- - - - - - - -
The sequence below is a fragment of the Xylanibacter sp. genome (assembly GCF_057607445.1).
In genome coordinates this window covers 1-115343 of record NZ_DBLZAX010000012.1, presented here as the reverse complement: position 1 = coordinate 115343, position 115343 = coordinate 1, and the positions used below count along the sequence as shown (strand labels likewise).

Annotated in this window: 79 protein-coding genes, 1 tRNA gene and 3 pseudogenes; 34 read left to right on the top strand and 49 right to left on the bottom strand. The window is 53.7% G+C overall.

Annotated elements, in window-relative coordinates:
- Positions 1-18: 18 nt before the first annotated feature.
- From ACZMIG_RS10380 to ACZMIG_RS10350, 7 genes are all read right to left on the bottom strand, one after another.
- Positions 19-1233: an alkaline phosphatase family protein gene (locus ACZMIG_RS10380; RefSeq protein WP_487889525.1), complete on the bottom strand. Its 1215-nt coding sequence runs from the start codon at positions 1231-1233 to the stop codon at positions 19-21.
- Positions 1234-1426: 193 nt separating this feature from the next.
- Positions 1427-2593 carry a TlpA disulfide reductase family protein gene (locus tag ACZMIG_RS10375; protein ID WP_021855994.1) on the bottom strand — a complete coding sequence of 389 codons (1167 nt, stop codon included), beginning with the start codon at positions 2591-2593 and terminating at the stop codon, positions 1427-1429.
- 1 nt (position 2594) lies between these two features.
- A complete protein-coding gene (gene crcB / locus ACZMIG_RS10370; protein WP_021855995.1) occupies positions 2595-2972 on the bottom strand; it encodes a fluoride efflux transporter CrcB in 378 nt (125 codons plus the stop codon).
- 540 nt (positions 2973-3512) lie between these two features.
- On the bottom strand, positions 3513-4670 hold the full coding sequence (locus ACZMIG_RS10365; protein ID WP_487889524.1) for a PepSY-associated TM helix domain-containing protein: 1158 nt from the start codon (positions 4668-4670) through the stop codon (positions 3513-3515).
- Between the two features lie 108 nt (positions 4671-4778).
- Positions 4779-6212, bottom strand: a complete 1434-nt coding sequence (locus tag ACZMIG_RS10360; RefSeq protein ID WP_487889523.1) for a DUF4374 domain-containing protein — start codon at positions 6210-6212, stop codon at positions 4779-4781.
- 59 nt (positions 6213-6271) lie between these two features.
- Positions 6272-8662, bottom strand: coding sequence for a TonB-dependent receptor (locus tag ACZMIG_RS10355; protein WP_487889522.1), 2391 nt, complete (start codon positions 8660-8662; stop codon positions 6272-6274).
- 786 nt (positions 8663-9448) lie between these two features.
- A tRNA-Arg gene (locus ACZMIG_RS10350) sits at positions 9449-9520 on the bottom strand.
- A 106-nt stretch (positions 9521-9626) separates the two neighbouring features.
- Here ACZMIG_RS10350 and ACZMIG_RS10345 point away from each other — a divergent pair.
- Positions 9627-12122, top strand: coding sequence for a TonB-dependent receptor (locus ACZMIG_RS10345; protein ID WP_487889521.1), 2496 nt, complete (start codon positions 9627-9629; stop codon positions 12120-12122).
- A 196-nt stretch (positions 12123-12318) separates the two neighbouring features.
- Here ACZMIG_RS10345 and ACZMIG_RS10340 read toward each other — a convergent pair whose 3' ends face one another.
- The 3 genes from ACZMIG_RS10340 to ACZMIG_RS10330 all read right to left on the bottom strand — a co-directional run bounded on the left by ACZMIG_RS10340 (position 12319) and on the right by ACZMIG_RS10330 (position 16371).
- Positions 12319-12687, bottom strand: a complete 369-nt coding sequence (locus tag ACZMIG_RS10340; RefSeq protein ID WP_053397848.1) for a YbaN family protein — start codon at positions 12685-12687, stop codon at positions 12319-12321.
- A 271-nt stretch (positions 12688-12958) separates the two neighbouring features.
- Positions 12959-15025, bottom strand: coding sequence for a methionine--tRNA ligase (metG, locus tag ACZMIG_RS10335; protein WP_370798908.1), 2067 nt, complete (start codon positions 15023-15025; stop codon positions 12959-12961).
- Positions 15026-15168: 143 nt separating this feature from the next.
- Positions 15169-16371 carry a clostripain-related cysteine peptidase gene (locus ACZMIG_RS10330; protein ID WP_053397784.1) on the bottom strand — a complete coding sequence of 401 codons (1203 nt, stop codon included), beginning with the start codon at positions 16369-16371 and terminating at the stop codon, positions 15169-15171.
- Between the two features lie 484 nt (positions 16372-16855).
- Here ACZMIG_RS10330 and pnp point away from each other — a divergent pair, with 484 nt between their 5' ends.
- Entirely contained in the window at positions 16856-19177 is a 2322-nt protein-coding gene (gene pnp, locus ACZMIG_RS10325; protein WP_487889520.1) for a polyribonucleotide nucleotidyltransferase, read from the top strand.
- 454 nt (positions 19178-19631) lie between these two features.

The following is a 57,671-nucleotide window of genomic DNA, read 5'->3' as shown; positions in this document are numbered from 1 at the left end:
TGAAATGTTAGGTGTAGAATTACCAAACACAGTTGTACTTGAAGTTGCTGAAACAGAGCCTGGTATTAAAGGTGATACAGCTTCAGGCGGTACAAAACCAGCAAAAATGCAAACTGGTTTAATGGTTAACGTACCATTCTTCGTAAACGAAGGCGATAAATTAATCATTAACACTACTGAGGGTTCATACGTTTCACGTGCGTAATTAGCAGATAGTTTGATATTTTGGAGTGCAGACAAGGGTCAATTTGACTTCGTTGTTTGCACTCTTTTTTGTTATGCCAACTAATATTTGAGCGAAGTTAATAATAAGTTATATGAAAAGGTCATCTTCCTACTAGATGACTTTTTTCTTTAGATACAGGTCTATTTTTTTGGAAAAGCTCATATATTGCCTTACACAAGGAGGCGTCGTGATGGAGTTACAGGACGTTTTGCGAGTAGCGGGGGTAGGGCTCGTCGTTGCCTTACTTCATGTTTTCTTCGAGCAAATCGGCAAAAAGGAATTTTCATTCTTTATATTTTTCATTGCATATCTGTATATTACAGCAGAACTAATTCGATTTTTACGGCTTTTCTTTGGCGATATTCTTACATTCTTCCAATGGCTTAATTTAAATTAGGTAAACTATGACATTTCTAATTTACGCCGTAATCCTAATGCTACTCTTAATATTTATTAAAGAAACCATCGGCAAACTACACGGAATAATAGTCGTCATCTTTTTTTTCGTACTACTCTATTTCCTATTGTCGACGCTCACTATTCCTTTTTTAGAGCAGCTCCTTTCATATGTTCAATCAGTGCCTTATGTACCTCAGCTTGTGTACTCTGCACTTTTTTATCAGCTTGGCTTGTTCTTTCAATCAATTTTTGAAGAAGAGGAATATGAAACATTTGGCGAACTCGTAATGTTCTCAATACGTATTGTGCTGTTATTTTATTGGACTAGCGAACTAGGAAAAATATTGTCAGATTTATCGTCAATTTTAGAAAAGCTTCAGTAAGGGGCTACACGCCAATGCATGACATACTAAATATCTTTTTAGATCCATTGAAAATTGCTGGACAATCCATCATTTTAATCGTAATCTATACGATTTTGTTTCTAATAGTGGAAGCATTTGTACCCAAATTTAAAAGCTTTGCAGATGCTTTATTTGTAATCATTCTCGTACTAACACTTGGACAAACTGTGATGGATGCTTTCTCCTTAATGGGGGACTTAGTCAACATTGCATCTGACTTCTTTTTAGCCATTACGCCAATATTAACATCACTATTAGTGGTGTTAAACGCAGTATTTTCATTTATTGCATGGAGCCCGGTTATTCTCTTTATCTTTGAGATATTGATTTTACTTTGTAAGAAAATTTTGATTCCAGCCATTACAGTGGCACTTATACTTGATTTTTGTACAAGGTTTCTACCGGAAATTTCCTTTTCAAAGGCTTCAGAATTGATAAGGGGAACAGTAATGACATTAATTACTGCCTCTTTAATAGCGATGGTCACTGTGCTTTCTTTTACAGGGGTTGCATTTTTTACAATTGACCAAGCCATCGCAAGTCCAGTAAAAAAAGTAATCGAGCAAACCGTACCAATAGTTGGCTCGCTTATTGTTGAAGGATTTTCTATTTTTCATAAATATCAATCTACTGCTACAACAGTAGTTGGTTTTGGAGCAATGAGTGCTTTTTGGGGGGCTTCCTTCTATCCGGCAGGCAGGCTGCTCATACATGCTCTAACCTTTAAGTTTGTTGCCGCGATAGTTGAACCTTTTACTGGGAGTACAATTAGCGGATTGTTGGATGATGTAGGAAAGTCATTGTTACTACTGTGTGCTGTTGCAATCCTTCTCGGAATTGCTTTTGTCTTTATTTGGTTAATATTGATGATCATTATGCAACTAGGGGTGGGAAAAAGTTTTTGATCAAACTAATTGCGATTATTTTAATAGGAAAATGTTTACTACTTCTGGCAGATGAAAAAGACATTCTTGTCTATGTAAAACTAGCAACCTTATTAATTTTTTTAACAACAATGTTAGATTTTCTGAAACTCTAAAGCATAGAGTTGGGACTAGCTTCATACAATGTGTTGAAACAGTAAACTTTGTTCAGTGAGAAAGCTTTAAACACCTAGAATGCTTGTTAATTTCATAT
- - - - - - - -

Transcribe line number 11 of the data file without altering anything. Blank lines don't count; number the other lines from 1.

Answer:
- A complete protein-coding gene (gene crcB / locus ACZMIG_RS10370; protein WP_021855995.1) occupies positions 2595-2972 on the bottom strand; it encodes a fluoride efflux transporter CrcB in 378 nt (125 codons plus the stop codon).